Amazon CEO Jeff Bezos says in a few weeks the company will launch a streaming video service. How's that different from Amazon Unbox? When you purchase or rent a movie from Amazon Unbox, the video is downloaded to your computer. While you can start watching before the download is complete, streaming video services like Hulu and Netflix allow you to start watching videos immediately.
There's one other major problem with Amazon Unbox: The video player and download client only work with Windows XP and Vista. There's no way to purchase videos from the site if you're a Linux or Mac user. It's not 100% clear whether the new streaming video service will be cross-platform. But we can certainly hope, can't we?
The streaming video service will be pay-per-view. It doesn't sound like there will be any kind of subscription option. And that's about all we know so far.
They couldn't have guessed where their research would lead, however, so here we are in 2007 with a vast interconnected network that exists pretty much so that people can argue as to the exact point The Simpsons stopped being good. As the internet evolves, though, it's beginning to realize its potential as a content delivery system.
TiVo Director of Service Operations Stephen Mack posted the news in the TiVo Community forums. TiVo customers can download Amazon Unbox movies to their TiVo boxes for viewing. But if you don't have a TiVo, you can still get the free videos from Amazon's website.
A few of the titles include Charade, House on Haunted Hill, His Girl Friday, and Rosencrantz and Guildenstern Are Dead. Some of the movies are available as free "purchases," meaning you can download the flick now and watch it whenever you like. The rest are free rentals. That means you can download it today and watch anytime within the next 30 days. But once you hit play, you have just 48 hours to finish watching your movie.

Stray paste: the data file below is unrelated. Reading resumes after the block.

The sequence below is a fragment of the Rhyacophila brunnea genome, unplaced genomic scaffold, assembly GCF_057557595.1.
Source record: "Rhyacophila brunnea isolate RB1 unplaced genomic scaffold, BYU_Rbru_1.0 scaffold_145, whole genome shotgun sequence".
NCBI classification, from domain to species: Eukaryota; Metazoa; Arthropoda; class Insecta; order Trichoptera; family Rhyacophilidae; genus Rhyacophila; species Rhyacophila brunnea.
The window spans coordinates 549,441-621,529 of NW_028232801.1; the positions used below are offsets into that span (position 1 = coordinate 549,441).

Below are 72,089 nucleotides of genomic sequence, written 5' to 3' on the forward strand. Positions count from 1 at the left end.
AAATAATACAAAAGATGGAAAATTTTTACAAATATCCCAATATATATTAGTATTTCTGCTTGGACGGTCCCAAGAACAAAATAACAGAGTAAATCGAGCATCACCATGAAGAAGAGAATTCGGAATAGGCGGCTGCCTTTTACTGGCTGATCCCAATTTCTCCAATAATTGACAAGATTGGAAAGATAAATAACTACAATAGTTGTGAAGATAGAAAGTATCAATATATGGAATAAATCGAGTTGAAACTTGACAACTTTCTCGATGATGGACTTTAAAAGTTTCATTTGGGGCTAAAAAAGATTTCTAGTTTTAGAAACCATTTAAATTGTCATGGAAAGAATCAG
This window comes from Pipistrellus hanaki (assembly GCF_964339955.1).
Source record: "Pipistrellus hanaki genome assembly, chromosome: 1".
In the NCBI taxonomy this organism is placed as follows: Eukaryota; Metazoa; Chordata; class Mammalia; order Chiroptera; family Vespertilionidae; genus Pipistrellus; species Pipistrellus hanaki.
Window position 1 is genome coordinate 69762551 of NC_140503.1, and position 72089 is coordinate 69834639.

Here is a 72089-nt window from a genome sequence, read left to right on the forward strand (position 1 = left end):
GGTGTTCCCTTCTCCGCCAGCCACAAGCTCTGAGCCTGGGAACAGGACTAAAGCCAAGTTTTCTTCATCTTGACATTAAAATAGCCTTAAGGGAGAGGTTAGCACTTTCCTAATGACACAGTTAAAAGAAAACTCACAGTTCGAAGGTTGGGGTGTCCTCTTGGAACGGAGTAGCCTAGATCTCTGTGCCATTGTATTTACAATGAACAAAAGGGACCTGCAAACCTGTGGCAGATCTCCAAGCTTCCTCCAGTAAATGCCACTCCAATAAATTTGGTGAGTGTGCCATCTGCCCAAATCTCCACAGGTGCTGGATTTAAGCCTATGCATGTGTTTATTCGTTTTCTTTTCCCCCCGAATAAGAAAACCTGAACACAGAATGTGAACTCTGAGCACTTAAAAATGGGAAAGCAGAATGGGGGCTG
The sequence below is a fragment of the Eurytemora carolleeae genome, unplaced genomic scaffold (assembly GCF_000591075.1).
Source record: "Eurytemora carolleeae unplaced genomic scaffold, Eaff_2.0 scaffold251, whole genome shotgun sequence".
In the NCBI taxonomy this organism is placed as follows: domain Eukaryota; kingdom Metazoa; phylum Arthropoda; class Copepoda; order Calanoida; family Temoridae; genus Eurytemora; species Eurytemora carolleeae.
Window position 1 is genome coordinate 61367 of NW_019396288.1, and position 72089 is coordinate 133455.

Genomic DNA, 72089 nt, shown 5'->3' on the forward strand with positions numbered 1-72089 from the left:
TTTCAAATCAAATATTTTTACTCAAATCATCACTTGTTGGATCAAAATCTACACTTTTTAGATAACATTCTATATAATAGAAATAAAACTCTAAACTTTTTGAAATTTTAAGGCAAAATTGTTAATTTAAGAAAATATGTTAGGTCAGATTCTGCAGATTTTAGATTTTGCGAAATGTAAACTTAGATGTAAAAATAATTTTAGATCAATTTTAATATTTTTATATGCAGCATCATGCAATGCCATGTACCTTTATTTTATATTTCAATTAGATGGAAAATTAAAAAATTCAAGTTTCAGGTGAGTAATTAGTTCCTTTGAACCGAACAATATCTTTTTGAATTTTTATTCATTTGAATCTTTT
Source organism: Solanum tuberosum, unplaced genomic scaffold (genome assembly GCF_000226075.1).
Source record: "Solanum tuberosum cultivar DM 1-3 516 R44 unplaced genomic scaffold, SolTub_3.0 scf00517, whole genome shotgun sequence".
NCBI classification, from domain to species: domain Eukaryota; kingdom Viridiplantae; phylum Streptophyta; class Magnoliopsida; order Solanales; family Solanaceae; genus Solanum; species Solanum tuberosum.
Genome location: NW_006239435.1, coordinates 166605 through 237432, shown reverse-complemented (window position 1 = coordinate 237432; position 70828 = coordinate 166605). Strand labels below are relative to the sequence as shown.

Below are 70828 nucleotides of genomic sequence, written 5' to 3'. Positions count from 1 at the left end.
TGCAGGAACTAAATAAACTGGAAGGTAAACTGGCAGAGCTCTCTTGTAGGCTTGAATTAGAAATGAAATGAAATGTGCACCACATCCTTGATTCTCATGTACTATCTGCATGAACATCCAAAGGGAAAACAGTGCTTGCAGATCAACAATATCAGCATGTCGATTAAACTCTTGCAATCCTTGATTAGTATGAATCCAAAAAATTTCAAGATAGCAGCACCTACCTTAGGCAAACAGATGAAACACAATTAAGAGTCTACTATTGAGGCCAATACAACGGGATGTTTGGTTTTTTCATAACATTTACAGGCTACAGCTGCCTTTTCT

The free movies are available through Nov 18th.
The base price of a television episode will be $1.99, the same price that Apple was charging before its little fight with NBC the other day.
But while Apple had insisted on pricing episodes consistently with other content offered via iTunes, Amazon has agreed to offer several different pricing levels. For example, customers can save up to 30% if they buy a whole season's worth of episodes at a time.
Recently a blogger stumbled upon some hidden pages on Amazon's site that may have offered a look into what the company will be offering as far as its upcoming digital download service, which Anna first hepped us to in July. The pages are no longer available, and since no official announcement has been made by the company we can't take any of this as absolute, but what the page seemed to suggest is that the new service will be called "Amazon Unbox," downloads of TV shows will cost $1.99, and content will be viewable on an in-browser player that will only work with Windows computers (to start with). Like I said, none of this is set in stone and could only be half true or completely false, but I'm definitely curious to see how Amazon approaches this, and if they'll do it in a way that doesn't shut out any customers.
Update: After I scheduled this post, some more information on the service became available. It sounds as if consumers will be able to rent or buy videos through the service. You may also be able to burn purchased copies to a blank DVD, but they won't play on traditional players.
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